FROM BUMBLING CRIMINAL TO TRAVELING CORPSE
Our subject spent 31 years in failure until blundering to his bloody demise. Yet it took a hit TV show to eventually bring him to his eternal rest an incredible 66 years later.
This is the story of the strange afterlife of Elmer McCurdy.
He was born on New Year’s Day 1880 to an unwed 17 year-old mother. She was never sure who Elmer’s father was. The boy grew into a troubled teen: sullen, unruly, rebellious. Then he discovered liquor, and everything went downhill from there.
Elmer learned the plumbing trade and drifted around the country in an alcoholic stupor. He’d get a job, lose it because of his drinking, move on and repeat the process.
In the early 1900s he wound up working in southwest Missouri’s lead mines, followed by a hitch in the army where Uncle Sam trained him to use nitroglycerin in demolitions. (As you’ll soon see, he didn’t quite master the art.)
Back in civilian life, he hooked up with several fellow losers in Oklahoma and decided his plumbing, mining and explosives experience would make him the ideal criminal.
He started out by trying his hand at train robbery. Elmer used too much nitro on a safe. It blew open all right; but the blast was so strong it incinerated the cash. The boys made off with only silver coins (some melted by the explosion).
Elmer turned to bank robbery next … with predictably disastrous results. Too much nitro (again) destroyed the bank’s main room but didn’t even dent the safe.
His string of failure ended on a spectacularly bad note. On October 4, 1911 he gave train robbery one more shot when he learned that a $400,000 payment to the Osage Indian tribe was heading his way. True to form, Elmer and his buddies stopped the wrong train. They got only $46 in cash, two jugs of whiskey and the conductor’s watch.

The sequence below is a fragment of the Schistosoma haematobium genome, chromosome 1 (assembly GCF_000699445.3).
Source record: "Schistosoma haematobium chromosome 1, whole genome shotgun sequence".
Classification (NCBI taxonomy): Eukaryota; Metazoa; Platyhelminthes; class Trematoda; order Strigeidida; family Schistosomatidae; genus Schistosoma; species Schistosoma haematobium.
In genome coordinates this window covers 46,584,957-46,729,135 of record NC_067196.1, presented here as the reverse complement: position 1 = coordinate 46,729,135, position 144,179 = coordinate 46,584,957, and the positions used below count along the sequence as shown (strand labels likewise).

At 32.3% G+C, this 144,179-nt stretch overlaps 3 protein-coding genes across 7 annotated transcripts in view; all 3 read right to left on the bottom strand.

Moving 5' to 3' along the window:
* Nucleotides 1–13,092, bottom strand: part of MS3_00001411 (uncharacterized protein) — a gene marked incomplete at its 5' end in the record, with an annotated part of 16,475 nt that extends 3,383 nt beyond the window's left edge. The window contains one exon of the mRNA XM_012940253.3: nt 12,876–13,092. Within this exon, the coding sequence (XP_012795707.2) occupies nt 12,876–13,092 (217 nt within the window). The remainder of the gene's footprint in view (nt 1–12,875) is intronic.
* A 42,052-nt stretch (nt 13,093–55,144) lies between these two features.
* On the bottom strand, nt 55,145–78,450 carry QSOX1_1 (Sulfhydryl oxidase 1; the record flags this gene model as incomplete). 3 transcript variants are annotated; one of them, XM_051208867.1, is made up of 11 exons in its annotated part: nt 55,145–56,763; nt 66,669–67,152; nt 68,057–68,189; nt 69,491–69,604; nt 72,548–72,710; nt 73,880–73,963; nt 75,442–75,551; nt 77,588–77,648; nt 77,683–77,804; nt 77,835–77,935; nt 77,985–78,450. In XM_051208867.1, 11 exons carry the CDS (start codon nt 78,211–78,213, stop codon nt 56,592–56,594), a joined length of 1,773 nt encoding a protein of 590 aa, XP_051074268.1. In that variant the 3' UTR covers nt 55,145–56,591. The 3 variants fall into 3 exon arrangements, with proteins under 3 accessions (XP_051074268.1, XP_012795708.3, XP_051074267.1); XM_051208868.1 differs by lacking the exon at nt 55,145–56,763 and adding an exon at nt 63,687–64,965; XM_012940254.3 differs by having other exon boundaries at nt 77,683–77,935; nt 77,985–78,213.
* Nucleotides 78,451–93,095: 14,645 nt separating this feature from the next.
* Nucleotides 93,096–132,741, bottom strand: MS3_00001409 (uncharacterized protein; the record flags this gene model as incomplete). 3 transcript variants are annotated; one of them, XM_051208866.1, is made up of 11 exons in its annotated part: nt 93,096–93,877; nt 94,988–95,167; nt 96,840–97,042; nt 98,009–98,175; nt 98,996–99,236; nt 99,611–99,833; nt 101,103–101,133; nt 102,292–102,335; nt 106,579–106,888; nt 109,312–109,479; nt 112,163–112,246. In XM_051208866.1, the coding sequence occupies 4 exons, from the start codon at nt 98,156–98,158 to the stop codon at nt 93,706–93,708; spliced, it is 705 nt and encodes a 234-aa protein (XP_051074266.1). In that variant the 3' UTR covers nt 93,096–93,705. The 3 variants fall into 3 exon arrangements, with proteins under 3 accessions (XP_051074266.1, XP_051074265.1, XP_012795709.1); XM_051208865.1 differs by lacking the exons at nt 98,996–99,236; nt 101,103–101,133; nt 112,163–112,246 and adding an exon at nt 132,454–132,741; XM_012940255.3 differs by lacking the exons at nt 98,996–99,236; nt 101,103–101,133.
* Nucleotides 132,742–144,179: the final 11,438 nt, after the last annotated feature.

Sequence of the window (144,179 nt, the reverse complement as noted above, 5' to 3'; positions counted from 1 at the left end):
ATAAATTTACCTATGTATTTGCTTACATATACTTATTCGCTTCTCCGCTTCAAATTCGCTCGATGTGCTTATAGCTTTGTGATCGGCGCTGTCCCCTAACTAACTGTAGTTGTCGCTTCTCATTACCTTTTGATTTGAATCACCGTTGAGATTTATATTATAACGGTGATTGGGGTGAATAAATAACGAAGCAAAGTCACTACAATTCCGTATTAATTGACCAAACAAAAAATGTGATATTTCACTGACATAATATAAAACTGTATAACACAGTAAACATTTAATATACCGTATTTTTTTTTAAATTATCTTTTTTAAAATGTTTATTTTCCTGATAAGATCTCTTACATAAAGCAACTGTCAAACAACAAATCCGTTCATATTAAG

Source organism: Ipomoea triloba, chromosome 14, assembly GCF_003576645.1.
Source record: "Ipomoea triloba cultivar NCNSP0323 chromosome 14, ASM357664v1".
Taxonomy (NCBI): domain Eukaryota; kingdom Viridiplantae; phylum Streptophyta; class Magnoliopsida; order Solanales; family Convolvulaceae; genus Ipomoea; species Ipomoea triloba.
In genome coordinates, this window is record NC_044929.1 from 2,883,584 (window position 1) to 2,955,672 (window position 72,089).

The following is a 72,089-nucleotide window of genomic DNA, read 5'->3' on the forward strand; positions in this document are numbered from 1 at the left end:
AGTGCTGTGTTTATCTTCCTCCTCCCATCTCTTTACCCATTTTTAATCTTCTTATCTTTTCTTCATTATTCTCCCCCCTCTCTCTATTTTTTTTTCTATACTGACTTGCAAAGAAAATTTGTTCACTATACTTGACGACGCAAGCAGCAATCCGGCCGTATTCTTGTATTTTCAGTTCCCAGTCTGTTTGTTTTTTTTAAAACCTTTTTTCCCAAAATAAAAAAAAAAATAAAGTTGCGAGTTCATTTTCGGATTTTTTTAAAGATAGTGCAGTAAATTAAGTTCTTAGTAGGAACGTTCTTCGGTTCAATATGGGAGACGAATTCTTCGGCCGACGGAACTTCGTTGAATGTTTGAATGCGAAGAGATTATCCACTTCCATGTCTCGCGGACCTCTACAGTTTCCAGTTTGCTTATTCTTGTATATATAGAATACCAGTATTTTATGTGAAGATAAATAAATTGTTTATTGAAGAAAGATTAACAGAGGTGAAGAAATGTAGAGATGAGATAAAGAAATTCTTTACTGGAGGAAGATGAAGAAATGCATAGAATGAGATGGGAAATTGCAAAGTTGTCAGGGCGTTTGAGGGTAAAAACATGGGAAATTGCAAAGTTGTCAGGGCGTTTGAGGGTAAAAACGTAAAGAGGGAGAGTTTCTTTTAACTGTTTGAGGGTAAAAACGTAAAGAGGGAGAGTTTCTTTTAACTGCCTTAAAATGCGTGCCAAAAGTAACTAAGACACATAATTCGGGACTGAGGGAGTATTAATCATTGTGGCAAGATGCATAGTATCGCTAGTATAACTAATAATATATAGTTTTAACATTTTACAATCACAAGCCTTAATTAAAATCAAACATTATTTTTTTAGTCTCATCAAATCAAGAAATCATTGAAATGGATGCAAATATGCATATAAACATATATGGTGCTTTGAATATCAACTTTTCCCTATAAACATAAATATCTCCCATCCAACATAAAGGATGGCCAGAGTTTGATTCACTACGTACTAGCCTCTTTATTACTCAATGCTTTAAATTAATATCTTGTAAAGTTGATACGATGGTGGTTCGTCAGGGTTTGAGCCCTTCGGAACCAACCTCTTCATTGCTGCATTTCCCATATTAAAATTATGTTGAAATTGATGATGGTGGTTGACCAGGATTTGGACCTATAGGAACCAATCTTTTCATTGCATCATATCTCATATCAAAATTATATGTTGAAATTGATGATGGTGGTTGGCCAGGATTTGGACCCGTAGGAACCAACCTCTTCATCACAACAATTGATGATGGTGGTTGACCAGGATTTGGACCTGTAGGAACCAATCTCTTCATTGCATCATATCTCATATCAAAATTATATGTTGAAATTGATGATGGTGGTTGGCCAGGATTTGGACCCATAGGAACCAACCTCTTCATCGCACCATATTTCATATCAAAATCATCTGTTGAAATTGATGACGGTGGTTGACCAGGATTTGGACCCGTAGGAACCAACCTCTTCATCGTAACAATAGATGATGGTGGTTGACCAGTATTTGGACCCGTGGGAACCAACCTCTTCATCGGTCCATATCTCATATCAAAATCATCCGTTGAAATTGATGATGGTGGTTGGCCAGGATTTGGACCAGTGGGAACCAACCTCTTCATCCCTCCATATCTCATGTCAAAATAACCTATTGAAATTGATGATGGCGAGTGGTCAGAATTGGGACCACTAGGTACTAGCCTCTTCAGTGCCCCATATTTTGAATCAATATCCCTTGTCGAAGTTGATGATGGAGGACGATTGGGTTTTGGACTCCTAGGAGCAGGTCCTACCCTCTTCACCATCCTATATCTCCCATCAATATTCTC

Elmer rode off in frustration, holed up in a barn and drained both jugs. He was roaring drunk when a posse found him. A single bullet ended his bumbling career.
But the end of Elmer McCurdy’s life was just the beginning of his story.
They took the body to a funeral parlor in Pawhuska, Oklahoma where the undertaker filled it with a strong dose of arsenic, a common practice when weeks or months might pass before relatives claimed the remains.
But no one came for Elmer. To recover the money he’d spent on preserving the body, the undertaker decided to turn Elmer into a moneymaker. Billing him as “The Oklahoma Outlaw” and “The Embalmed Bandit,” people paid a nickel to stare at the embalmed man who found out the hard way that crime doesn’t pay.
It was a lucrative gimmick … until a man showed up five years later saying he was Elmer’s brother. He wanted to take the body to California for burial. So the undertaker reluctantly turned it over.
But the “brother” was actually James Patterson, owner of the Great Patterson Traveling Carnival Shows. He’d heard what a popular attraction Elmer’s corpse was and wanted it for his carnival. Patterson lugged it around the country, displaying it as “The Outlaw Who Wouldn’t Be Taken Alive.”
From there it bounced from one freak show to another. It was briefly used as a display in movie theaters for the 1933 film “Narcotic!” It even found its way into a tourist trap near Mount Rushmore. Because the undertaker had used so much arsenic, Elmer’s body became the Energizer Bunny of embalmed bodies: “It kept going and going …”
In the 1960s, Elmer wound up in Long Beach, California, hanging from a rope in the Laff In The Dark funhouse. For years, thousands of visitors passed the body, thinking it was just another wax dummy. Until Hollywood came calling.
That’s when they called the police.
An autopsy confirmed the mannequin was indeed a human body. After months of research Elmer was finally identified, making national news on December 11th. Again, no relative claimed the body, so it was eventually turned over to a group called the Indian Territory Posse of Oklahoma Westerns and taken back to where Elmer’s afterlife career began.
Elmer’s ineptness destined him to meet a bad end. When he was finally laid to rest they poured two feet of concrete on top of his coffin, just to be on the safe side.
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